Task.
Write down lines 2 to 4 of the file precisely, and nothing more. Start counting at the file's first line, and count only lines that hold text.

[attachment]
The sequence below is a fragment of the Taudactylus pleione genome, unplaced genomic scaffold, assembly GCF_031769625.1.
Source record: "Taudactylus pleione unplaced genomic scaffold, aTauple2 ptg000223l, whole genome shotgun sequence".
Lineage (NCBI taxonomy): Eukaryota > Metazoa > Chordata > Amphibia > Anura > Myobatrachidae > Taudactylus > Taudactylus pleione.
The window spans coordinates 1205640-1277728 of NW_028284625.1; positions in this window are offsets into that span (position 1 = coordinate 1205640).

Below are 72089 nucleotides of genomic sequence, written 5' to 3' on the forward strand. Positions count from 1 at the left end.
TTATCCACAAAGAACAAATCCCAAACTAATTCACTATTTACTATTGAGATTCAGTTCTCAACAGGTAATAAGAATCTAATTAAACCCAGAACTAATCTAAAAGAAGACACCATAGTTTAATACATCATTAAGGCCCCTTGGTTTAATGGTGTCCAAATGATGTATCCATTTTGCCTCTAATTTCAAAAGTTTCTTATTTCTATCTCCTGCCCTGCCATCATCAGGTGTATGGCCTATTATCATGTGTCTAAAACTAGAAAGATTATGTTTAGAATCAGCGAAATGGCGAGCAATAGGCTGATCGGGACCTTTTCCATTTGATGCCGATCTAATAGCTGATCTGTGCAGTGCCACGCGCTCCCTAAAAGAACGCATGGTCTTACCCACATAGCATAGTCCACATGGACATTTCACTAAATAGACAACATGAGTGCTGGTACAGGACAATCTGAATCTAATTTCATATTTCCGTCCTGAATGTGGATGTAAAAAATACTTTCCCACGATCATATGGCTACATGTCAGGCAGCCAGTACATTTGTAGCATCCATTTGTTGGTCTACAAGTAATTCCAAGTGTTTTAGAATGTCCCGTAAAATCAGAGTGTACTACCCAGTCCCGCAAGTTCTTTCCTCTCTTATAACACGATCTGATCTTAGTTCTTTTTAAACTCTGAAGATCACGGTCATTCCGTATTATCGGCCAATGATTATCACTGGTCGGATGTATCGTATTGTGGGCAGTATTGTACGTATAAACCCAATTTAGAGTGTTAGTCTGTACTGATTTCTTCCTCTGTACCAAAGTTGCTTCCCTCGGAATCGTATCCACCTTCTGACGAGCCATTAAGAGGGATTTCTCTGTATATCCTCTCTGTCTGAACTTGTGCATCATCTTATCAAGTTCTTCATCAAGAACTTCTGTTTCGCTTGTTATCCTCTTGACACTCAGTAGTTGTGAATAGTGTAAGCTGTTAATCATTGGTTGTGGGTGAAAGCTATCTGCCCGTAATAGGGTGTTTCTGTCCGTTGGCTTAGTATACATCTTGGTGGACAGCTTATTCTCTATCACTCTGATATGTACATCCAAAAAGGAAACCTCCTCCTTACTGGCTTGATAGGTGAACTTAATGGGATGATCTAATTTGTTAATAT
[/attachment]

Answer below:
Source record: "Taudactylus pleione unplaced genomic scaffold, aTauple2 ptg000223l, whole genome shotgun sequence".
Lineage (NCBI taxonomy): Eukaryota > Metazoa > Chordata > Amphibia > Anura > Myobatrachidae > Taudactylus > Taudactylus pleione.
The window spans coordinates 1205640-1277728 of NW_028284625.1; positions in this window are offsets into that span (position 1 = coordinate 1205640).